Saturday, May 2, 2009

Change doesn't always come easily at Guantanamo Bay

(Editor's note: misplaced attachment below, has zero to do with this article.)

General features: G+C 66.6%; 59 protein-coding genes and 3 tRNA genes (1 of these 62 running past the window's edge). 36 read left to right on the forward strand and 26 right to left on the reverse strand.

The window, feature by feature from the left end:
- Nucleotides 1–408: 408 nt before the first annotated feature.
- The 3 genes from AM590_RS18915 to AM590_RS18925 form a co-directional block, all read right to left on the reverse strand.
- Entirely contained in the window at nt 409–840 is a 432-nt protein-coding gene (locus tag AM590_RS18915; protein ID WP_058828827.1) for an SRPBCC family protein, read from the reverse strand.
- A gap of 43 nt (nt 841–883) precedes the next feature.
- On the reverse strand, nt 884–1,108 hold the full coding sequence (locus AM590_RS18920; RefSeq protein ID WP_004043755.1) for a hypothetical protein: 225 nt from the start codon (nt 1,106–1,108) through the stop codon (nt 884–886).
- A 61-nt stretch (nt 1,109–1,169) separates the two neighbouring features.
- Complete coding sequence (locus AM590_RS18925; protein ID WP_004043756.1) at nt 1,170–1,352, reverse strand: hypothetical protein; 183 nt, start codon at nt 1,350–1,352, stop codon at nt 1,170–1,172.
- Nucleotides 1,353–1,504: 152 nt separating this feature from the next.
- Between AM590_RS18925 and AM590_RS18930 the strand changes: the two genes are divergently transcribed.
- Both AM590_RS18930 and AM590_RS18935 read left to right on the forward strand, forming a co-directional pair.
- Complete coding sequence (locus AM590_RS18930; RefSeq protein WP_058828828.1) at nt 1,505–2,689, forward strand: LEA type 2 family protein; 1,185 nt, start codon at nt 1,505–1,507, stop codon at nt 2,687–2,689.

Now from Washington comes word that the Obama adminstration may not do away with the controversial military tribunal system for suspects captured in the Bush administration's war on terror. Officials admitted this week that they had plans to restart the military trials after making some changes in how the tribunals are conducted, according to the Associated Press. The move appears to be a setback for the Obama administration, which suspended the tribunals almost immediately upon taking office in January. Obama also ordered reviews of all cases against the 241 detainees held at Guantanamo Bay, Cuba -- which he had expected to take until May 20. The government now is expected to keep the suspension in place for three more months and to use that time to fine-tune the system, instead of transferring all detainee cases to federal courts as it had originally intended, the AP reported, citing two unnamed federal officials. Issues still to be resolved include the use of top-secret evidence that would not be admissable in civilian court because revealing it could jeopardize undercover operatives. "We'll be making, again, individualized determinations about where . . . for that group of people who should be tried, where they should be tried," Holder testified recently before the House of Representatives. Holder said there would be "significant changes" to the current tribunals, the AP said. Obama faced criticism from Republicans when he suspended the tribunals as part of his pledge to close the Guantanamo Bay prison by January, and was criticized by the American Civil Liberties Union this week for trying to keep the tribunal system going. "To revive a fatally flawed system that was specifically designed to evade due process and the rule of law would be a grave error and a huge step backward," Jameel Jaffer, an ACLU attorney, told the AP. But a Georgetown University legal ethics professor said the change is strategy was typical for a new administration in Washington. "Once you become president and see the whole panoply of issued that you face, some of the things that seemed easy to promise or talk about during the campaign sometimes appear more difficult," Prof. Paul F. Rothstein told the AP on Saturday. "Elections are fought on big slogans without much nuance or detail. I think we want a president who responds to what he sees when he actually gets in there and sees the whole picture, rather than one who adheres rigidly to what he said before." News of the three-month delay being considered by the administration was first reported in the New York Times.

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